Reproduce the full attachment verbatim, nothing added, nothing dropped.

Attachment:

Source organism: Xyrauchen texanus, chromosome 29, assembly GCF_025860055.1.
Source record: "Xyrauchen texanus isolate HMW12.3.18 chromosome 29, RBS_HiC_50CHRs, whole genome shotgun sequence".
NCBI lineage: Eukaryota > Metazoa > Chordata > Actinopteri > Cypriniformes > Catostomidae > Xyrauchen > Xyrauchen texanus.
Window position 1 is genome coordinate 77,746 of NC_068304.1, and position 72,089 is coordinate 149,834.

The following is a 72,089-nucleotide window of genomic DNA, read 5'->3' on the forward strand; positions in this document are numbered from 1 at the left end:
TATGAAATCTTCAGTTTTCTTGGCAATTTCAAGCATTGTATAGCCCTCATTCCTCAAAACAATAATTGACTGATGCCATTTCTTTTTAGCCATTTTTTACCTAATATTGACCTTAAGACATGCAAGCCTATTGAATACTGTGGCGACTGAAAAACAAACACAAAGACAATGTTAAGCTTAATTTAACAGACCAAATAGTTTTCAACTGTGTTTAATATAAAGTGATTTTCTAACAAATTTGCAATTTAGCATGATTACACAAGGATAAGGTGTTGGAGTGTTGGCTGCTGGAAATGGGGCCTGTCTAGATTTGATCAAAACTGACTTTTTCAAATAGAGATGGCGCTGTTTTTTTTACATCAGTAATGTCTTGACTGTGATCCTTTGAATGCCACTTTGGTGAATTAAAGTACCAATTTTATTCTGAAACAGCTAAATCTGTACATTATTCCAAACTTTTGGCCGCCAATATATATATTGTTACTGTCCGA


Source organism: Xyrauchen texanus, chromosome 29, assembly GCF_025860055.1.
Source record: "Xyrauchen texanus isolate HMW12.3.18 chromosome 29, RBS_HiC_50CHRs, whole genome shotgun sequence".
NCBI lineage: Eukaryota > Metazoa > Chordata > Actinopteri > Cypriniformes > Catostomidae > Xyrauchen > Xyrauchen texanus.
Window position 1 is genome coordinate 77,746 of NC_068304.1, and position 72,089 is coordinate 149,834.

The following is a 72,089-nucleotide window of genomic DNA, read 5'->3' on the forward strand; positions in this document are numbered from 1 at the left end:
TATGAAATCTTCAGTTTTCTTGGCAATTTCAAGCATTGTATAGCCCTCATTCCTCAAAACAATAATTGACTGATGCCATTTCTTTTTAGCCATTTTTTACCTAATATTGACCTTAAGACATGCAAGCCTATTGAATACTGTGGCGACTGAAAAACAAACACAAAGACAATGTTAAGCTTAATTTAACAGACCAAATAGTTTTCAACTGTGTTTAATATAAAGTGATTTTCTAACAAATTTGCAATTTAGCATGATTACACAAGGATAAGGTGTTGGAGTGTTGGCTGCTGGAAATGGGGCCTGTCTAGATTTGATCAAAACTGACTTTTTCAAATAGAGATGGCGCTGTTTTTTTTACATCAGTAATGTCTTGACTGTGATCCTTTGAATGCCACTTTGGTGAATTAAAGTACCAATTTTATTCTGAAACAGCTAAATCTGTACATTATTCCAAACTTTTGGCCGCCAATATATATATTGTTACTGTCCGA